School days, then and now

Mona B. SmithFarragut, Our Town Stories

“School Days… Dear old golden rule days.”

Schools are back in session which determines the official start of fall replete with football games, band and cheerleading practice, PTA meetings and many other activities for parents and their children.

One might find it interesting to consider the contrast between today and yesterday’s schools. Today, the Golden Rule is no longer taught in the public system, the use of a hickory stick is considered corporal punishment, calico has given way to jeans, and children write on an electronic tablet rather than a chalk slate.

By the mid-1800s, telephones were not commonly available, but today’s school children communicate via cell phones. The average car ownership today is two per family. In the 1800s, every family had a horse and buggy which served as the main mode of transportation. As in the past, but not as much, the school house is still used for other occasions such as a place of meetings, assemblies and socials.

Concord Private School for Girls (Courtesy of Farragut Museum and the Gene and Frances Abel Family in their book “The Village of Concord, Where Time Stood Still.”)

By the mid-1800s, the Concord Farragut community spanned the map from the Bluegrass area to the Roane County line (which became Loudon County in 1870). The vast area was dotted with many one-room schoolhouses; a few of them include: Boyd’s School, Chota, Ebenezer, Garland, Hart School, Lovell, Paulette, Pleasant Hill, Rocky Point, Shady Grove, Toole’s Bend, Virtue and West Emory. Two schools that perhaps held the largest populations of children were in the immediate location of the historical town of Concord: Concord Private School for Girls and Concord Public School.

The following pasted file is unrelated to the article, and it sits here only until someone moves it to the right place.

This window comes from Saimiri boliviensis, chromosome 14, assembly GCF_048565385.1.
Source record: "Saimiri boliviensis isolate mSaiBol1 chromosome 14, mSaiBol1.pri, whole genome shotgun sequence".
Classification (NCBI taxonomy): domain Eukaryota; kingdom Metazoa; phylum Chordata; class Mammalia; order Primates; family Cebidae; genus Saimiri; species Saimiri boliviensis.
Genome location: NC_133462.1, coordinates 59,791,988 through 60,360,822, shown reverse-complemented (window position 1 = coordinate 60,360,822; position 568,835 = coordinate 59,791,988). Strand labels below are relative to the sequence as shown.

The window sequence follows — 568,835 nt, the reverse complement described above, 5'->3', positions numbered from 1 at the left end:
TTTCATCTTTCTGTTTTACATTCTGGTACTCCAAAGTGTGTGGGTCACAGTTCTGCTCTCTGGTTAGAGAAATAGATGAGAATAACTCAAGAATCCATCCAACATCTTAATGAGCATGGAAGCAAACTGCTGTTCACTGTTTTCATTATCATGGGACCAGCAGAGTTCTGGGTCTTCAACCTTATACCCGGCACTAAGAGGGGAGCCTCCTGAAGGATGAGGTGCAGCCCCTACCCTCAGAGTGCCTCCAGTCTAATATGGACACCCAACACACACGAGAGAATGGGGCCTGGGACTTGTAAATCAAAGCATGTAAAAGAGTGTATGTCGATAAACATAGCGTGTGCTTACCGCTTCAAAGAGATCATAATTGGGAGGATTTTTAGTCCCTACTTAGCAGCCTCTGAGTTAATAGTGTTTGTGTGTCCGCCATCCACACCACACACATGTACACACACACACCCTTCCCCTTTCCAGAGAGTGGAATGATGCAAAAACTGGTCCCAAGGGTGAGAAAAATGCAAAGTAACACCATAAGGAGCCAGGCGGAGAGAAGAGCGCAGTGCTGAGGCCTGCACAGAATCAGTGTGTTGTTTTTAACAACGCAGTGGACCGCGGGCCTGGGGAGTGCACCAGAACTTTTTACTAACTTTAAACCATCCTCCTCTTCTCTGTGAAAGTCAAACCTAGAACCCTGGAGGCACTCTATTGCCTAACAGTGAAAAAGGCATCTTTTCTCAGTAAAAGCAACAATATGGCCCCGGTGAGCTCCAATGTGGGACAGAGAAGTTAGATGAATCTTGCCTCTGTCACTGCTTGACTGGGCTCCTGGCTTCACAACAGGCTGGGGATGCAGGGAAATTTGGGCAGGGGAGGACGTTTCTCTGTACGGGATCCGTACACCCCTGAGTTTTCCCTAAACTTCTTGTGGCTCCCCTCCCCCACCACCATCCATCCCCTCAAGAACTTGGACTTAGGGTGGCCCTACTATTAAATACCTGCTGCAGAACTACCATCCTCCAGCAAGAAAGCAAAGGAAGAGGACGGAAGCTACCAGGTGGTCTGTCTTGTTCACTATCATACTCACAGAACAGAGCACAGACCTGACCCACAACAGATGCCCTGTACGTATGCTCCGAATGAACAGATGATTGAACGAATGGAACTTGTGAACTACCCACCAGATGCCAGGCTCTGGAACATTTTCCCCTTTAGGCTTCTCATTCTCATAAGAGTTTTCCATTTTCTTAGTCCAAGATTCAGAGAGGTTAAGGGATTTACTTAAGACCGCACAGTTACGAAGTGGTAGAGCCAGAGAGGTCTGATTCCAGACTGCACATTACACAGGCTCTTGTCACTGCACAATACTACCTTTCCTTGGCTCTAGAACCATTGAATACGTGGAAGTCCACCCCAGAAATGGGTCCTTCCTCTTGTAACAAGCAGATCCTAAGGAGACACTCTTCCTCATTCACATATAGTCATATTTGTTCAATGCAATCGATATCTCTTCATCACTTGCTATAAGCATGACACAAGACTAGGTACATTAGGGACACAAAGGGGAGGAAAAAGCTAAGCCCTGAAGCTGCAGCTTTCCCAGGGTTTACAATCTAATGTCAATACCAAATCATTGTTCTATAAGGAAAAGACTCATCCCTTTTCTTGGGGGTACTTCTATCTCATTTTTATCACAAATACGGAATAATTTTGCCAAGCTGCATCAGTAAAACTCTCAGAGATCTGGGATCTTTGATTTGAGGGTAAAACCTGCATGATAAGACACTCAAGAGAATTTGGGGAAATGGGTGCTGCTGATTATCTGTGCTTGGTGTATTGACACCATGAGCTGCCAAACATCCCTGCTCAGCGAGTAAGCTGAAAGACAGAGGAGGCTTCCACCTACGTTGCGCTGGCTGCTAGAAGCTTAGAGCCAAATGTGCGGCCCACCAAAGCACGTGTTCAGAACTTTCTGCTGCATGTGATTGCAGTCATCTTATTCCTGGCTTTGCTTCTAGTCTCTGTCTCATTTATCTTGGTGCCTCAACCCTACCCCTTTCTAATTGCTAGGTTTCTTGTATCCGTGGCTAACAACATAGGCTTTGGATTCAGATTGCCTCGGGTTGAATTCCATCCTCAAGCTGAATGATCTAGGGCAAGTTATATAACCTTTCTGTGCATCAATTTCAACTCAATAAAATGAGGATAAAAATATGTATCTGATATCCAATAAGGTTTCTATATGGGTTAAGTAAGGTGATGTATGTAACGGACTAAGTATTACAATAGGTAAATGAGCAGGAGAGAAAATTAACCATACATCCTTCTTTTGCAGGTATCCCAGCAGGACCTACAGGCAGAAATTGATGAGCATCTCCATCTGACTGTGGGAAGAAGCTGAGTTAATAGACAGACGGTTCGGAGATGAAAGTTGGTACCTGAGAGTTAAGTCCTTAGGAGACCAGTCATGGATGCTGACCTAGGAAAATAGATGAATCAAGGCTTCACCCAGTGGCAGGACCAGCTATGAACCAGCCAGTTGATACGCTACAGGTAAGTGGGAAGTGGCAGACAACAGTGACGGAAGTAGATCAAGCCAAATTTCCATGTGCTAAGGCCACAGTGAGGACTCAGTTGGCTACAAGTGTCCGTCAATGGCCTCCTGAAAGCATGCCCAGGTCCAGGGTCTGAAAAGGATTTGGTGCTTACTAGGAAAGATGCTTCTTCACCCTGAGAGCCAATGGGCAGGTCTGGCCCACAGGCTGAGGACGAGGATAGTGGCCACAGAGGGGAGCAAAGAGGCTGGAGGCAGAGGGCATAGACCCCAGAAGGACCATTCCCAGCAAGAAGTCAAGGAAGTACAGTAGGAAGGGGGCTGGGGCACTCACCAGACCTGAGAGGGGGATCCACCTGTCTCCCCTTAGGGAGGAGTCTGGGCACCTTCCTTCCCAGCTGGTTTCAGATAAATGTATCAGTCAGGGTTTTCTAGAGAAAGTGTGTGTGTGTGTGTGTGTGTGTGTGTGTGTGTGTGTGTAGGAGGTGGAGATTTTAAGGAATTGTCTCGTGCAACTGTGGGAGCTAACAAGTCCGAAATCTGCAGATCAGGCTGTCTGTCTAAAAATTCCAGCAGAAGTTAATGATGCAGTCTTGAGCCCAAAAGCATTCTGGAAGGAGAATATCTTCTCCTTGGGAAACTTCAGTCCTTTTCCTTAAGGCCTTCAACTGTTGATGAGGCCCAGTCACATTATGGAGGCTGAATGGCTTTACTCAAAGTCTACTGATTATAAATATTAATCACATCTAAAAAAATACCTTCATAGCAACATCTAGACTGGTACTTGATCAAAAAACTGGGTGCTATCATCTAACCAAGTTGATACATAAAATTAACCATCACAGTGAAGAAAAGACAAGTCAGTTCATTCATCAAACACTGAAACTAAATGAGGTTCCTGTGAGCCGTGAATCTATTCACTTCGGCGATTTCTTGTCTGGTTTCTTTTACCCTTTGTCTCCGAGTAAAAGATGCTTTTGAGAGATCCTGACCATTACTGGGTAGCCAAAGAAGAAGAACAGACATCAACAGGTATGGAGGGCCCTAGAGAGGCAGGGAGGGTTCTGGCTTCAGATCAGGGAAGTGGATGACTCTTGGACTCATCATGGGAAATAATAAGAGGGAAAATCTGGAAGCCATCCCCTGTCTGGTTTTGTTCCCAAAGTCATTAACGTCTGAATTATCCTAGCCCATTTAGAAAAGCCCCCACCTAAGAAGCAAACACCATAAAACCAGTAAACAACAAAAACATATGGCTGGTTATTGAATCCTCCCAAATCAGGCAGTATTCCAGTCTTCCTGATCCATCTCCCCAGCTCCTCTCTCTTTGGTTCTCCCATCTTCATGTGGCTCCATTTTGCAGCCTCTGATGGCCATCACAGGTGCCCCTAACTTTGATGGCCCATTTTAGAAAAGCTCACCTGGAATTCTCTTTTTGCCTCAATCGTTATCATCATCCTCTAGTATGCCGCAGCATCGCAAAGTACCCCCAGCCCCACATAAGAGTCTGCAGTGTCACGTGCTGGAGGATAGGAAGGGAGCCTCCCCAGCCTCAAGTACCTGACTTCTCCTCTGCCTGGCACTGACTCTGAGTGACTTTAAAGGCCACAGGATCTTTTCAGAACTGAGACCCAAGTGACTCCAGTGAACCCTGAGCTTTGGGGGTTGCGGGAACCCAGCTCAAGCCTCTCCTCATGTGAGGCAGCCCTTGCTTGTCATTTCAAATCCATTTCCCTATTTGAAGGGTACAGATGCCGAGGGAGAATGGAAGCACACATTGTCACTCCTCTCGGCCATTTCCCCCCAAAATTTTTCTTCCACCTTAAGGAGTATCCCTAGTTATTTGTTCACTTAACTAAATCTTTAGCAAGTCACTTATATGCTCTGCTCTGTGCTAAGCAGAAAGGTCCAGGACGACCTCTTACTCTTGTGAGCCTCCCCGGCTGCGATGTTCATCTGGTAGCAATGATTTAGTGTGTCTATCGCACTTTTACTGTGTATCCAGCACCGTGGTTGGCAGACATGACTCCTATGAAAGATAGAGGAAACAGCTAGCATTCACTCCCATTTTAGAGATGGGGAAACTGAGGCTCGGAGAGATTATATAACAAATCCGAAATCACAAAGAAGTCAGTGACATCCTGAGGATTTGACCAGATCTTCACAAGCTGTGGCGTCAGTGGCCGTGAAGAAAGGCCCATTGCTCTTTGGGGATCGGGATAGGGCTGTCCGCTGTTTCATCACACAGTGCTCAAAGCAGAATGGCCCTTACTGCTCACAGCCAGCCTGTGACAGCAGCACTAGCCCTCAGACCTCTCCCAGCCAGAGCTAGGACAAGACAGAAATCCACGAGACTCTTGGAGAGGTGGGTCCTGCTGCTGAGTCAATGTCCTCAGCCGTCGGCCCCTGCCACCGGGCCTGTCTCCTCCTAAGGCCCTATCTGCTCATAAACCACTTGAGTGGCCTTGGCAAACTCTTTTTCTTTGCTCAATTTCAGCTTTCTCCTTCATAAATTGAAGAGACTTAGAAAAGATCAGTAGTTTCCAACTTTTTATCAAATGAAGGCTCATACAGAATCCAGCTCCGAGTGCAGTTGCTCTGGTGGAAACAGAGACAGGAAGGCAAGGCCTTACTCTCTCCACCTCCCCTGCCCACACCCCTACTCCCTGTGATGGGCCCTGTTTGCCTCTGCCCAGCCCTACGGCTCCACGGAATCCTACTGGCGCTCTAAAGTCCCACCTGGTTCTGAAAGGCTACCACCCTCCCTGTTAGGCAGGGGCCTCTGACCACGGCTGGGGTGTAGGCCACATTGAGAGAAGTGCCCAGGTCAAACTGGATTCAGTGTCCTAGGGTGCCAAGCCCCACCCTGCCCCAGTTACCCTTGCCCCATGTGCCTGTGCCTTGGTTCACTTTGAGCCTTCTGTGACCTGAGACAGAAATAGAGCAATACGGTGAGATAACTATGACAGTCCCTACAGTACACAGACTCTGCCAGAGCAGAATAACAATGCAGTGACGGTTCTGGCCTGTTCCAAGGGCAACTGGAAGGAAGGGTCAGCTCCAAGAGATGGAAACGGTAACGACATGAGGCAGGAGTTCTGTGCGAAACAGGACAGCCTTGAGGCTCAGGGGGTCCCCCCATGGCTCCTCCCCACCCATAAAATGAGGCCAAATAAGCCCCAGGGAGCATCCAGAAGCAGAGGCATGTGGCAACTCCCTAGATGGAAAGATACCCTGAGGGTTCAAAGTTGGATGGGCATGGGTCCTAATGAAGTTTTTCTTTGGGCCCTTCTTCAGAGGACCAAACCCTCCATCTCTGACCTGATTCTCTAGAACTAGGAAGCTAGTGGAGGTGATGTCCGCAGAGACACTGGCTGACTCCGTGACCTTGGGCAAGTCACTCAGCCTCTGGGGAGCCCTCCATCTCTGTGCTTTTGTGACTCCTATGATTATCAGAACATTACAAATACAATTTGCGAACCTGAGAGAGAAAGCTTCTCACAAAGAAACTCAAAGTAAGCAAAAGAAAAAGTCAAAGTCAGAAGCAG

The Concord Private School was formed in 1885 in a schoolhouse built by Samuel Love Russell on what is now Olive Road in Concord. It has been referred to as a private school for girls; however, the picture shows boys in attendance as well. Mr. Russell and his wife, Amanda Rodgers Russell, had three unmarried daughters, of which the oldest, Alice, was the principal teacher. Another daughter, Jean, was an historical writer and very active in the church as a Sunday school teacher and church worker. The third daughter, Lizzie, preferred and was happy to keep house for the others. But together, they ran a very successful private school until 1911 when public schools were becoming the place for children in the area to attend.

In 1899, an agreement was reached between the Knox County Superintendent of Schools and the Concord Chota Masonic Lodge to rent the two lower rooms for $5 a month. The lodge building soon became known as the Concord Public School and was also used by the community as a motion picture theater and a polling place.

In 1902, Farragut High school was opened as a wooden frame building on land donated by Mr. W.A. Doughty at the corner of Kingston Pike and Concord Road. That building burned in 1906 and was replaced by a brick building. These two buildings also housed the first eight grades until 1922, when the Farragut Elementary School was formed.

Yes, education today is very different from when our great grandparents were “a couple of kids.” Three Rs have now expanded. Contemporary educational programs have children beginning to learn computers from the time they can reach the keyboard and languages other than English are introduced early in the elementary curriculum. Even so, an emphasis is being placed on the importance of learning a trade as a vocation and the return of the private school environment is becoming more popular. The pendulum is swinging as the theory of the one-room schoolhouse is becoming another reality with a greater number of children that are being home schooled. Regardless, the hyperlink evolution of “School Days” will continue to be important if our children are to be prepared for the internet-connected society of today and beyond.

Leave a Reply

Your email address will not be published. Required fields are marked *